The organization and manner of the structure and operation of the invention, together with further objects and advantages thereof, may best be understood by reference to the following description taken in connection with the accompanying drawings, wherein like reference numerals identify like elements in which:
FIG. 1 is a sequential view of a golfer using the pivot trainer to learn a proper pivot for use during his golf swing;
FIG. 2 is an enlarged fragmentary perspective view of the pivot trainer, showing the particular disposition of the pivot trainer on the golfer's waist;
FIG. 3 is a further enlarged sectional view, taken along line 3--3 of FIG. 2, showing the particular disposition of the elements of the transducer, when the pivot trainer is at rest;
FIG. 4 is a sectional view, similar to that of FIG. 3 taken along line 3--3 of FIG. 2, showing the particular disposition of the elements of the transducer, when the pivot trainer is under the influence of a force generated by the proper rotation of a golfer's hips, with inertia acting upon the electrically conducting movable element; and
FIG. 5 is a schematic diagram of the electronic circuit employed by the pivot trainer.
While the invention may be susceptible to embodiment in different forms, there is shown in the drawings, and herein will be described in detail, a specific embodiment with the understanding that the present disclosure is to be considered an exemplification of the principles of the invention, and is not intended to limit the invention to that as illustrated and described herein.
The pivot trainer 10 comprises an electronic circuit 12 having a uniquely designed transducer 14. The circuitry of the pivot trainer 10 are disposed within a container 11, similar in size to a pager beeper, having attaching means 13, which allows the pivot trainer 10 to be attached to the waist of a golfer, as shown in FIG. 2.
Referring generally to FIG. 3, the particular structure of the transducer 14 is disclosed. The transducer 14 is comprised of a housing 16 having a bore 18, disposed centrally about the axis of elongation of the housing 16. The bore 18 is disposed throughout the entire length of the housing 16, leaving, however, one end of the housing 16 intact. With this disposition, the housing 16 has an open end 20, and a closed end 22.
The bore 18 is of sufficient size so as to allow for the disposition of a first terminal 24, a conducting spring 26, a first electrical contact, or movable element 28, a second spring 30, a base 32, a second extendible and retractable electrical contact, or variable element 33, and a second terminal 34 within the bore 18. The first terminal 24 is disposed upon the closed end 22 of the housing 16, and extends to fill the cross section of the bore 18 at the closed end 22. The first terminal 24 is connected electrically or electronically to the remainder of the electronic circuit 12 by means of a first electrical connector 36.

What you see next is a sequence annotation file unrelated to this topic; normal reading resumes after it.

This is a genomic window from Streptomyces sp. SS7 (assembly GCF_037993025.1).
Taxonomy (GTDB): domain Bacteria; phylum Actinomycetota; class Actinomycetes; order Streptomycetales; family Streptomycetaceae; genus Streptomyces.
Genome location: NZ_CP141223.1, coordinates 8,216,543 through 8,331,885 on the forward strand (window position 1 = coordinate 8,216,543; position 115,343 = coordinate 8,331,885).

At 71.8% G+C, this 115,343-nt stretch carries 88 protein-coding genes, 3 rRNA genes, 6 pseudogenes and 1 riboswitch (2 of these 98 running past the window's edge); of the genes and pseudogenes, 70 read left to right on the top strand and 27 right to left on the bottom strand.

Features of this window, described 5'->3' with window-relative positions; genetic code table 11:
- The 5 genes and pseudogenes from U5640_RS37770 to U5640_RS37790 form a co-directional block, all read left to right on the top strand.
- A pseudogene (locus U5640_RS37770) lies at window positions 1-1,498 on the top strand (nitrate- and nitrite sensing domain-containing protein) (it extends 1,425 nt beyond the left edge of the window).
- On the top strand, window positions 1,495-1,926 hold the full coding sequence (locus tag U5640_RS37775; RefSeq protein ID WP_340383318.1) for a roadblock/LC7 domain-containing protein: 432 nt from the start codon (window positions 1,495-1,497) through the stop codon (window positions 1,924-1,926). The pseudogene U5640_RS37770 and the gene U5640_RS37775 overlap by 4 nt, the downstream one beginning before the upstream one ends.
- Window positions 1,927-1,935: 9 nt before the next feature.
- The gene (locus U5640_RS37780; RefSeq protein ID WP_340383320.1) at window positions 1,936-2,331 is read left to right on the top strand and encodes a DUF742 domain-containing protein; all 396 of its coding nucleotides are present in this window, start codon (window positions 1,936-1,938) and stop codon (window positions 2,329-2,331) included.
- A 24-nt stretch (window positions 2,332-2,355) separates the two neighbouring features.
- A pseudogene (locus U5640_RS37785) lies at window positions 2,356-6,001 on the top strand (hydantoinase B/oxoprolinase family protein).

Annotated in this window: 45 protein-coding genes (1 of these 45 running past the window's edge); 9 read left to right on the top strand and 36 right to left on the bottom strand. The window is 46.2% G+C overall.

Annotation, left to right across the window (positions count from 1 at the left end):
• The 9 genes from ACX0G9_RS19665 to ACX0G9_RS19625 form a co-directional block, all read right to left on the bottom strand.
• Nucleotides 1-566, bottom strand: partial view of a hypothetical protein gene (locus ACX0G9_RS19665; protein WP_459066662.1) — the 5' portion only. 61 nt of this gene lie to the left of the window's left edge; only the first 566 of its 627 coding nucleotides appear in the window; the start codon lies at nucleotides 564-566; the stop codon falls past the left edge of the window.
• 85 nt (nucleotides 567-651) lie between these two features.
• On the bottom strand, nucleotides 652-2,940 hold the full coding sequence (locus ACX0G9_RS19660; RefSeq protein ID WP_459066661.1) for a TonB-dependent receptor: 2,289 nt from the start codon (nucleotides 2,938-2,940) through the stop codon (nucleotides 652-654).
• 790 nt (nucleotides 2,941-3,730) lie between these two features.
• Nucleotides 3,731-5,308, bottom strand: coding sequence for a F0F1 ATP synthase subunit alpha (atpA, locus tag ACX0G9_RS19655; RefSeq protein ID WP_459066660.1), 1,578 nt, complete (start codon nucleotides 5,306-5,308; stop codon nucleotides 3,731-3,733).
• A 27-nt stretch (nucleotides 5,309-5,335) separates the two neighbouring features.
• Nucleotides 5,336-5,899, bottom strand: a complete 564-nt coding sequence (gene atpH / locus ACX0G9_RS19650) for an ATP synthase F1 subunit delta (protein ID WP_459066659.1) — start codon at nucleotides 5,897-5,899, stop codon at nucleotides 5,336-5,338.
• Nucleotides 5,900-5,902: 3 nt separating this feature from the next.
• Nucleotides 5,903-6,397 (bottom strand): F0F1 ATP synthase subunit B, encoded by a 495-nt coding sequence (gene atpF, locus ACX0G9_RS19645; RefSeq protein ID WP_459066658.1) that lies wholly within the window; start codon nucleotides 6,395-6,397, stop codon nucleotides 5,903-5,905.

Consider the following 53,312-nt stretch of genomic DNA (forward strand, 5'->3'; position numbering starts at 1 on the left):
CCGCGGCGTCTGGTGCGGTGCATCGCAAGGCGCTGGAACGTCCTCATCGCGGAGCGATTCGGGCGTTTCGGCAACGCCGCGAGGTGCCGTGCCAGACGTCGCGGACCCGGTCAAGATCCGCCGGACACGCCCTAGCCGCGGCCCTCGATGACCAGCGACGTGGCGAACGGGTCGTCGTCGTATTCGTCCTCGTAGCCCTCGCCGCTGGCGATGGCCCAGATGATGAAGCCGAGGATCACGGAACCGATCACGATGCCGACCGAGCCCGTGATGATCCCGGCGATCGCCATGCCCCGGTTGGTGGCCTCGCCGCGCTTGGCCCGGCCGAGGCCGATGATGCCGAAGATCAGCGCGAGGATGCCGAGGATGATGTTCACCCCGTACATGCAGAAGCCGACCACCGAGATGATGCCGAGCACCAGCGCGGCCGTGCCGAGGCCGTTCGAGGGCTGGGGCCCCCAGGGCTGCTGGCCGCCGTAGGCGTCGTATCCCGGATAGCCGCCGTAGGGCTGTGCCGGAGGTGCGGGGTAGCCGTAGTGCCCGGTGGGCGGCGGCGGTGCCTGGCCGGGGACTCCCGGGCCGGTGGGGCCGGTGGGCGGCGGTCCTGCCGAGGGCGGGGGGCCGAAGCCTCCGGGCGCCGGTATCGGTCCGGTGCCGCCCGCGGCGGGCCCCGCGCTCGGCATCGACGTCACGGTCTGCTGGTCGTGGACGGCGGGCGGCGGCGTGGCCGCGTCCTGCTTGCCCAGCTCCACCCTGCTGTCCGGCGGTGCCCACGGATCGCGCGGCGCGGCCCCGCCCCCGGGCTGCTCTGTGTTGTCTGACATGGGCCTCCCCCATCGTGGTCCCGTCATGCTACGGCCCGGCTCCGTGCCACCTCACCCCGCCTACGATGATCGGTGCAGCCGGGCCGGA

The electrically conducting spring 26 is disposed next to the first terminal 24, and contacts the first terminal 24 so as to form an electrical connection between the electrically conducting spring 26 and the first terminal 24. The movable element 28 is disposed next to, and contacts the conducting spring 26. The movable element 28 is constructed of an electrically conducting material, so that the first terminal 24, the conducting spring 26, and the movable element 28 form an extension of the first electrical connector 36, and thereby an extension of the electronic circuit 12.
The second spring 30 is composed of a conducting material and is disposed within the bore 18 between the movable element 28, and the base 32. The second spring 30 contacts both the movable element 28, and the base 32. Disposed upon the base 32, on the side opposite to the second spring 30, is an electrically conducting second terminal 34, which is connected electrically or electronically to the remainder of the electronic circuit 12 by means of a second electrical connector 38. Both the base 32 and the second terminal 34 extend to fill the entire cross section of the bore 18 at the open end 20 of the housing 16. The base 32 is constructed of an electrically insulating plastic or other material, so that the spring 30 is electrically insulated from the terminal 34.
The base 32 and the second terminal 34 have an aperture 40 disposed through both of them. The aperture 40 preferably is threaded so as to accept the variable element, or screw, 33, which also is threaded in the preferred construction. The variable element 33 is capable of threadible translation through the aperture 40, thus varying the length of the variable element 33 disposed within the bore 18, between the base 32 and the movable element 28. The variable element 33 is made from an electrically conducting material, and is constructed of such a form so as to extend electrically the second electrical connector 38, and to be able to complete an electrical connection between the movable element 28 and the variable element 33, so that the electronic circuit 12 can be completed electrically. Thus, the variable element 33 forms a means for adjusting the difficulty of instruction of the pivot trainer 10.